An Overview of Medicare

Print viewPrint view
An Overview of Medicare

Millions of seniors in the United States rely on Medicare. Over 64.5 million individuals, as of late 2022, were eligible for Medicare, and each year that number typically rises.

What Is Medicare?

Medicare is the U.S. federal health insurance program for individuals who are 65 years old or older. Individuals younger than this with specific disabilities such as, amyotrophic lateral sclerosis, or permanent kidney failure can also qualify for Medicare. Medicare helps with healthcare costs, but it will not cover all medical expenses or most long-term care costs.

Medicare Part A (Hospital Insurance)

Part A helps pay the costs of hospital inpatient care or limited time in a skilled nursing center after a hospital stay. It will also pay for some hospice and home health care.

Medicare Part B (Medical Insurance)

Part B helps pay for services from:

  • Healthcare providers
  • Doctors
  • Home health care
  • Outpatient care
  • Preventive services
  • Durable medical equipment

Medicare Part D (Prescription Drug Coverage)

This is an optional benefit. Everyone with Medicare can get Medicare drug coverage and it will be included in your premium. Even if you are not currently using prescription drugs, you might want to consider joining Part D to avoid late enrollment penalty. This penalty can be expensive because it will continue to be charged monthly for the entire time you have this drug coverage.

Medicare Part C (All-in-One Coverage)

This is currently called the Medicare Advantage Plan. It includes all the services and benefits covered under Parts A and B, prescription medications, and extra benefits like hearing, vision, and dental combined together in a single plan.

Getting Started

Please keep in mind, if you turn 65 while still employed, do not sighn up for Medicare (Part A, B, or D) if you want to keep making contributions to your Health Savings Account (HSA).
You have multiple options when you first get started with Medicare. You will have some critical decisions to make too. Here are some steps to follow.

  1. Enroll in Medicare Through Social Security

    If you are not receiving Social Security benefits and are older than 65 (or will be in the next three months), you will have the option to sign up for Medicare Parts A and B. You will not receive Medicare automatically.

    If you are already receiving Social Security benefits, you will receive Medicare Parts A and B automatically after you first become eligible, you will not have to sign up. You will receive a "Welcome to Medicare" packet from Medicare three months before turning 65 years old. Even though you will are automatically enrolled, you will still have additional actions to take that involve deadlines, so be sure you read through all of the packet's materials.

    If you reside in Puerto Rico, you will only receive Medicare Part A. You will have to sign up for Medicare Part B.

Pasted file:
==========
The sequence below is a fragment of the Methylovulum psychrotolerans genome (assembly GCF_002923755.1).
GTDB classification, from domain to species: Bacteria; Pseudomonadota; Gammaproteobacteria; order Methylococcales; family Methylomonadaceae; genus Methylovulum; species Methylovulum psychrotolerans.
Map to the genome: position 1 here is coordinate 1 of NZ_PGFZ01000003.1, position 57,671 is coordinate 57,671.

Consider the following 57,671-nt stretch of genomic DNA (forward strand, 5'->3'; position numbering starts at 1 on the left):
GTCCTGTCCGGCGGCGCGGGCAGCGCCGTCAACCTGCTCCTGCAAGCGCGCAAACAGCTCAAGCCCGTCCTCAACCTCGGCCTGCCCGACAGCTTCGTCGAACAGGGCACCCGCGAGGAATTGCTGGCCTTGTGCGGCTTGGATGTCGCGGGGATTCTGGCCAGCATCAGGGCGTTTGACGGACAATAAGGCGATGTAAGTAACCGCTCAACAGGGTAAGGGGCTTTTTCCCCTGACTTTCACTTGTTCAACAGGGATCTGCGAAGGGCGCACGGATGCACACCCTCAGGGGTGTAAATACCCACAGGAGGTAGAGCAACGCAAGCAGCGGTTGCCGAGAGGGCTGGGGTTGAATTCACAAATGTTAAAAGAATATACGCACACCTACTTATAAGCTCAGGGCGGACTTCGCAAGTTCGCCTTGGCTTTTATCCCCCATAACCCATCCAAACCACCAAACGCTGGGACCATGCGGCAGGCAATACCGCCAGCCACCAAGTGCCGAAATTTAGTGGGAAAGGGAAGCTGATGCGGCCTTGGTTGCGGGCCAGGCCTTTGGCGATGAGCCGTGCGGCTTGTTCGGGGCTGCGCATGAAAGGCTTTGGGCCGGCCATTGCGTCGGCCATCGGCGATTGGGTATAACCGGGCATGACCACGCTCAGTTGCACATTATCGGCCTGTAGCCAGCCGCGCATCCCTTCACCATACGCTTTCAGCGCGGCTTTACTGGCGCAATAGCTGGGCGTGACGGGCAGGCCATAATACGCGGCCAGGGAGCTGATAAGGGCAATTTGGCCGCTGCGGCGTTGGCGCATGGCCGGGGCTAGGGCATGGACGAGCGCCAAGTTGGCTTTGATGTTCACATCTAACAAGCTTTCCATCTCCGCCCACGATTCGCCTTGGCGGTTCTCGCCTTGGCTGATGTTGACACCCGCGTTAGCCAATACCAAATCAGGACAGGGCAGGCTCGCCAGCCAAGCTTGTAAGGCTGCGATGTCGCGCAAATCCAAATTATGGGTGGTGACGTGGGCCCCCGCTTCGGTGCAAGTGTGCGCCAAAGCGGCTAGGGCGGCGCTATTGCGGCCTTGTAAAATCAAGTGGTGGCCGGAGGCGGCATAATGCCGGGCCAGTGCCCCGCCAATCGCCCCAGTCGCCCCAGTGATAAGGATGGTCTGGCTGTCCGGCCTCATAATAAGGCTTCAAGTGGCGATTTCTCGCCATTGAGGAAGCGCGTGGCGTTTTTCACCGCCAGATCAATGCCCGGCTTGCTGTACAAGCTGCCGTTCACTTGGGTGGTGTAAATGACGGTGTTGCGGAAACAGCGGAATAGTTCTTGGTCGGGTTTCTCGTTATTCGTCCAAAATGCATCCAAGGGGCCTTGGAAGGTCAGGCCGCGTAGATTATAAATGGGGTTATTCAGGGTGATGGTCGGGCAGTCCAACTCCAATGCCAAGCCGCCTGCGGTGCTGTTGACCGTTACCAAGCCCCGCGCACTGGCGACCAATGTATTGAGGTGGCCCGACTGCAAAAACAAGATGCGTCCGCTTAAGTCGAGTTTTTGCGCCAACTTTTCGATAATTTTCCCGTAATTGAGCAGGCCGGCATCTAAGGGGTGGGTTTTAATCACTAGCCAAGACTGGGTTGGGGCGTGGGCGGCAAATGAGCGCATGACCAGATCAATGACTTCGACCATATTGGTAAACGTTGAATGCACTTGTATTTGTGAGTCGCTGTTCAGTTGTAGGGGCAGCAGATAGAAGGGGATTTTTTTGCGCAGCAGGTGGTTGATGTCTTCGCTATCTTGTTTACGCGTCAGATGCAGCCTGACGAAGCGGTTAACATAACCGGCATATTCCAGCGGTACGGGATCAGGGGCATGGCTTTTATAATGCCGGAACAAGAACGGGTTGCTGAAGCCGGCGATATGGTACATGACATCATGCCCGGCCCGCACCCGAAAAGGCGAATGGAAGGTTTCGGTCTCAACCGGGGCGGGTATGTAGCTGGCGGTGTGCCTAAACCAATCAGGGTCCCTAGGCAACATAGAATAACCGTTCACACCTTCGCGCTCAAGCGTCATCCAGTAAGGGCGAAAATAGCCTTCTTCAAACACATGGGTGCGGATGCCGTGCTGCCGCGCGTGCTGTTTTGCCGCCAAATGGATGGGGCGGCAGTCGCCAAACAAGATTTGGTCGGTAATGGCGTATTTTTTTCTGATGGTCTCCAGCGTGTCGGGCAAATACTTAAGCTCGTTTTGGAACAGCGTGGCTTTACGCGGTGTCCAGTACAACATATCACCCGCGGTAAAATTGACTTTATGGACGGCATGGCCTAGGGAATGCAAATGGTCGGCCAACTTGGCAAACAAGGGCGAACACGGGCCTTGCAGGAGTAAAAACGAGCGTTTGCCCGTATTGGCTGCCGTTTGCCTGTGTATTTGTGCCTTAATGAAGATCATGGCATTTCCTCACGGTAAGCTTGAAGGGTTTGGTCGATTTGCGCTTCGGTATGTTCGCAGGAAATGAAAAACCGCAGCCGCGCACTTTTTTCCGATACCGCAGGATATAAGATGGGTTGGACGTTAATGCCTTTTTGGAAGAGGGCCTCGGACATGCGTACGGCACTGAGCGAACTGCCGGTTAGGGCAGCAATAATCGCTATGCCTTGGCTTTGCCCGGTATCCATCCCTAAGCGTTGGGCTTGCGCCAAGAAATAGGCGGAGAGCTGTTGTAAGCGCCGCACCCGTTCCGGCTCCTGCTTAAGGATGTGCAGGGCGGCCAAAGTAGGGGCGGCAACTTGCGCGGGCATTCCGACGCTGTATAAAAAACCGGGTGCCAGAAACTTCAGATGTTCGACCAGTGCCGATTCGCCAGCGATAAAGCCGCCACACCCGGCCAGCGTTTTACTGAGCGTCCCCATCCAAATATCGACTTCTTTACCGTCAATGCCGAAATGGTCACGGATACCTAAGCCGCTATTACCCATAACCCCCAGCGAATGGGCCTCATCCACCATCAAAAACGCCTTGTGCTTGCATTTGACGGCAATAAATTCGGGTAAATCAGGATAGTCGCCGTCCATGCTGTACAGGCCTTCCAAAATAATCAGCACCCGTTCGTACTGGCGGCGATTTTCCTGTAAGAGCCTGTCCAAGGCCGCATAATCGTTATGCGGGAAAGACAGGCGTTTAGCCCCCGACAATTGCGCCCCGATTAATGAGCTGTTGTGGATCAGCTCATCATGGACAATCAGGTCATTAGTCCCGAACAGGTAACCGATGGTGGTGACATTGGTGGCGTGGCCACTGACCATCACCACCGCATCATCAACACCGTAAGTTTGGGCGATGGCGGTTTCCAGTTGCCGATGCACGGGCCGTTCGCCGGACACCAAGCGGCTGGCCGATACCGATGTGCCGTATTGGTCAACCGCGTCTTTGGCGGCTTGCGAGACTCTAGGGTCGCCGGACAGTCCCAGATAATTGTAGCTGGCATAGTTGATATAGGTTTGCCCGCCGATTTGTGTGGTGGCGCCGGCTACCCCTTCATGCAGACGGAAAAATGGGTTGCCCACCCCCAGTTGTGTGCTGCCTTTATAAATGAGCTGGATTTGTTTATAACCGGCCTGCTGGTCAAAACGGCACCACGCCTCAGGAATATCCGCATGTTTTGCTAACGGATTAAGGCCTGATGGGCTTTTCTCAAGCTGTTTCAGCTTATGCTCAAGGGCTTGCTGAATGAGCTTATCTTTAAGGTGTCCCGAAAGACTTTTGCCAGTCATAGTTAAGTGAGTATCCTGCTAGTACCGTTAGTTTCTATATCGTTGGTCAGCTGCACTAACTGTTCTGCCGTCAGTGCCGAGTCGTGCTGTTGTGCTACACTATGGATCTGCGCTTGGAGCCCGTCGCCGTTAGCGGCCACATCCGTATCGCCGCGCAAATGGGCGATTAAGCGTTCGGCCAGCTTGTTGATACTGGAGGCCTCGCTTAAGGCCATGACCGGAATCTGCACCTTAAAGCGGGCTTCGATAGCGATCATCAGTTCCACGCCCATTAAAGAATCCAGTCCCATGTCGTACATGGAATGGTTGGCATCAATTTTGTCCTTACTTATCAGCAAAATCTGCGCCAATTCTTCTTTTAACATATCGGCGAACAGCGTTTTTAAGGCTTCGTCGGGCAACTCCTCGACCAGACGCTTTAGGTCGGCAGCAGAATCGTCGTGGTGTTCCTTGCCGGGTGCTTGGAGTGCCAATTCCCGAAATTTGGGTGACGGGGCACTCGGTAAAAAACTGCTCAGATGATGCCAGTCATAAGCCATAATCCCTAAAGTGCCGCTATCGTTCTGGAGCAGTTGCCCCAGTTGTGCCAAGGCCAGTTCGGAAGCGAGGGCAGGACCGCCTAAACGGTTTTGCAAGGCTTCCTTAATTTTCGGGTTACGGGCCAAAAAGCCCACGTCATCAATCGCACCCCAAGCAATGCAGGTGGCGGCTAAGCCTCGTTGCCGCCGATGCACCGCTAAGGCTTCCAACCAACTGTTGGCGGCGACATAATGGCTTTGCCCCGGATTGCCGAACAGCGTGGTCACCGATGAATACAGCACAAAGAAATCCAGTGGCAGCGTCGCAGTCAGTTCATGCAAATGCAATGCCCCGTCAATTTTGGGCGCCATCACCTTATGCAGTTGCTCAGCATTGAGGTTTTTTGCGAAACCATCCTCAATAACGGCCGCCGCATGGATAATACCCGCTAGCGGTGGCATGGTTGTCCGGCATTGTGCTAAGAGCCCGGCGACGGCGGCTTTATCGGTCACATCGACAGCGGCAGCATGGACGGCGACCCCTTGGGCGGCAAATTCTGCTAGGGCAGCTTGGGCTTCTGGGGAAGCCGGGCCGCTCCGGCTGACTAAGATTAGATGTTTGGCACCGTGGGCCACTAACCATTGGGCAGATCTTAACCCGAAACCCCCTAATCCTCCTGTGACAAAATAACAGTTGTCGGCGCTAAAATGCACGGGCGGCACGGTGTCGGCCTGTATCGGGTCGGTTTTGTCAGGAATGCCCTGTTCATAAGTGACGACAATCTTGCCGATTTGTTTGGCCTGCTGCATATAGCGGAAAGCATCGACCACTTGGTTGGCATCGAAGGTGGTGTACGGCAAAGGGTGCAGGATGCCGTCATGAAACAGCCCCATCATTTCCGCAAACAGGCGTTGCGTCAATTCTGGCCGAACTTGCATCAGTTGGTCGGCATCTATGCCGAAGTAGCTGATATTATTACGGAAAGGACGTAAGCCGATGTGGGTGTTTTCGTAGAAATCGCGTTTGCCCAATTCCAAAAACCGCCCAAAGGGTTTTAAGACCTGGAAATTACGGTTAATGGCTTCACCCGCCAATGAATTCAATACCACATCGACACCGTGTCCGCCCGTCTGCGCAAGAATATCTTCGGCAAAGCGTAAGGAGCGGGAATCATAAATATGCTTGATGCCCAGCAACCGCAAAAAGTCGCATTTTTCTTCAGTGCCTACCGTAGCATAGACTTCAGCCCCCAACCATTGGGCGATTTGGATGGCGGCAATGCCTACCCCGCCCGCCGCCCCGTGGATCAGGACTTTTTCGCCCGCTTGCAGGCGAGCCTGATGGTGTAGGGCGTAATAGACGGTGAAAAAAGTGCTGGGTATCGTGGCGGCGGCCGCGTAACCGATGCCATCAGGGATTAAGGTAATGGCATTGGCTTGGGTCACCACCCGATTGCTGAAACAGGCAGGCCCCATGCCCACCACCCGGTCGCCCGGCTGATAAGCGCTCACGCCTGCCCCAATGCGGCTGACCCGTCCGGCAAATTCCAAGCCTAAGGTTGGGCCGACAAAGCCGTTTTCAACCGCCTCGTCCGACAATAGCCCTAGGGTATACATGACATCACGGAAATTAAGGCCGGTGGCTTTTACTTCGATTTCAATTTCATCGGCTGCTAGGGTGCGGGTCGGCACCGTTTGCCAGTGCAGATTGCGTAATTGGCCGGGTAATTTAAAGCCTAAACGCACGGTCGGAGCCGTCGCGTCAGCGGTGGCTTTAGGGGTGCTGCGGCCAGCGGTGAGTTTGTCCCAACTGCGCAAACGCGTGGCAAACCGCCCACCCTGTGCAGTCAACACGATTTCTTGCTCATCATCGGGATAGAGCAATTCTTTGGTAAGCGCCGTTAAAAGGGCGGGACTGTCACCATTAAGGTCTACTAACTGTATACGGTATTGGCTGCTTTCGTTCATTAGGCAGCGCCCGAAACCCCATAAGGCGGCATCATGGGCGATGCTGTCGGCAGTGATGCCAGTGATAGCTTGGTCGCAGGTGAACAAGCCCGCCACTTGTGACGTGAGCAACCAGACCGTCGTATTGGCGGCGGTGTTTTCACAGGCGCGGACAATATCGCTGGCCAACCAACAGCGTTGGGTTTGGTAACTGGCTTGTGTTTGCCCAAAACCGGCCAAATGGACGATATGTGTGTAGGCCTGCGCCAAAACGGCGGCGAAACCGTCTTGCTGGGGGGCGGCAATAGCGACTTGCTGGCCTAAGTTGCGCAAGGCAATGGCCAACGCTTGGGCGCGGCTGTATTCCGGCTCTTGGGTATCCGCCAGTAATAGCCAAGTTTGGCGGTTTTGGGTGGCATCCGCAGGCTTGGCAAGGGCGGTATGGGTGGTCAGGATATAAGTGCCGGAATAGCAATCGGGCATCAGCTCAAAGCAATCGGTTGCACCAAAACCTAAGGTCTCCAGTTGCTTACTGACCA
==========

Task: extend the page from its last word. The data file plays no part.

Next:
2. Select Your Coverage

    Individuals receive Medicare coverage in various ways. You will receive a lot of information that will help you choose your Medicare coverage, which is:
    • Your "Welcome to Medicare" packet that details your coverage options
    • An official "Medicare and You" handbook that you will receive after you are enrolled and each fall every year
    • Mail from private insurance providers, brokers, and agents marketing their Medicare plans
  3. Complete the "Year One: Medicare Checklist"

    In your initial year with Medicare, you will want to follow this checklist to truly benefit from your Medicare coverage and ensure you are prepared in case of emergencies.

Benefits of Medicare

There are several benefits of Medicare, including:

  • Medicare offers coverage to people who would not already have coverage. Because of the Medicare program, millions of older adults receive coverage when they would not have otherwise been able to afford it.

    Approximately nine million older adults were not receiving health coverage before Medicare was created in 1965. That number is substantially higher than the 508,000 uninsured seniors in 2018. Younger Americans with disabilities can also receive Medicare coverage.

  • The founding of Medicare generated a huge market for drug companies. Over 39 million people in the U.S. suddenly had access to prescriptions they otherwise would not have had.
  • Medicare comes with a cost effective monthly fee. Generally, individuals enrolling in Medicare qualify for free Part A, but they have to pay a small amount each month out-of-pocket for Part B.


As you can see, there are numerous benefits to enrolling in Medicare. Think about what the implications could be of not having Medicare. Older adults would find themselves having to pay high medical costs out of their own pockets. During our later years we tend to require more care so it is important to start financially planning ahead of time.
Medicare is helpful because it provides coverage to many individuals. When you enroll in a Medicare plan, you will want to understand the benefits offered and what's available.

Member FDIC